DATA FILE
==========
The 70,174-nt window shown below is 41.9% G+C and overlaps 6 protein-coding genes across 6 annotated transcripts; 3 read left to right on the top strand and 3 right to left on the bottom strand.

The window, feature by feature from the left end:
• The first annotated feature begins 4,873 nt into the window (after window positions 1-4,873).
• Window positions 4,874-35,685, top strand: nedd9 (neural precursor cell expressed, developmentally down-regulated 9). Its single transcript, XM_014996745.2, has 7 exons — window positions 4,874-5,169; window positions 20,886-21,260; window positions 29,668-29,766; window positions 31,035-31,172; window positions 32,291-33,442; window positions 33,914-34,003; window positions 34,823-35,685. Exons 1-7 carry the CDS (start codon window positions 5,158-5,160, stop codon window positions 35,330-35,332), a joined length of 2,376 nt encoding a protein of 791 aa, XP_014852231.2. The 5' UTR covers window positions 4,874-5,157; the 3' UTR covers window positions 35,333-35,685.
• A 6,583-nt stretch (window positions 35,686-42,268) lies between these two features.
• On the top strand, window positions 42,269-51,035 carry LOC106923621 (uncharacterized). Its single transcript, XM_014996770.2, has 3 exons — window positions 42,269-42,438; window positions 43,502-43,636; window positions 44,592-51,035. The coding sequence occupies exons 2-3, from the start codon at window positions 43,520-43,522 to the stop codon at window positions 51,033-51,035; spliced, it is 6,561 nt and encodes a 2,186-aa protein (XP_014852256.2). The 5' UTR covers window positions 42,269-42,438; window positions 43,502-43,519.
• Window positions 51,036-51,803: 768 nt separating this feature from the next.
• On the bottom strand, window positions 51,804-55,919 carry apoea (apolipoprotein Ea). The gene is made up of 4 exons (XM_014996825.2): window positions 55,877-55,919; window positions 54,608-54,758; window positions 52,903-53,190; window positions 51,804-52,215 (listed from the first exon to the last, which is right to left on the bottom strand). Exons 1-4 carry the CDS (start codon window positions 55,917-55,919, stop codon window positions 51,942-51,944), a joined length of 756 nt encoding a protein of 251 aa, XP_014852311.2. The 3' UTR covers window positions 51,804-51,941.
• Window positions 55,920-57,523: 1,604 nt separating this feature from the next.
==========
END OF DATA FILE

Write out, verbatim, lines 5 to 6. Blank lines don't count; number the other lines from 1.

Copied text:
• A 6,583-nt stretch (window positions 35,686-42,268) lies between these two features.
• On the top strand, window positions 42,269-51,035 carry LOC106923621 (uncharacterized). Its single transcript, XM_014996770.2, has 3 exons — window positions 42,269-42,438; window positions 43,502-43,636; window positions 44,592-51,035. The coding sequence occupies exons 2-3, from the start codon at window positions 43,520-43,522 to the stop codon at window positions 51,033-51,035; spliced, it is 6,561 nt and encodes a 2,186-aa protein (XP_014852256.2). The 5' UTR covers window positions 42,269-42,438; window positions 43,502-43,519.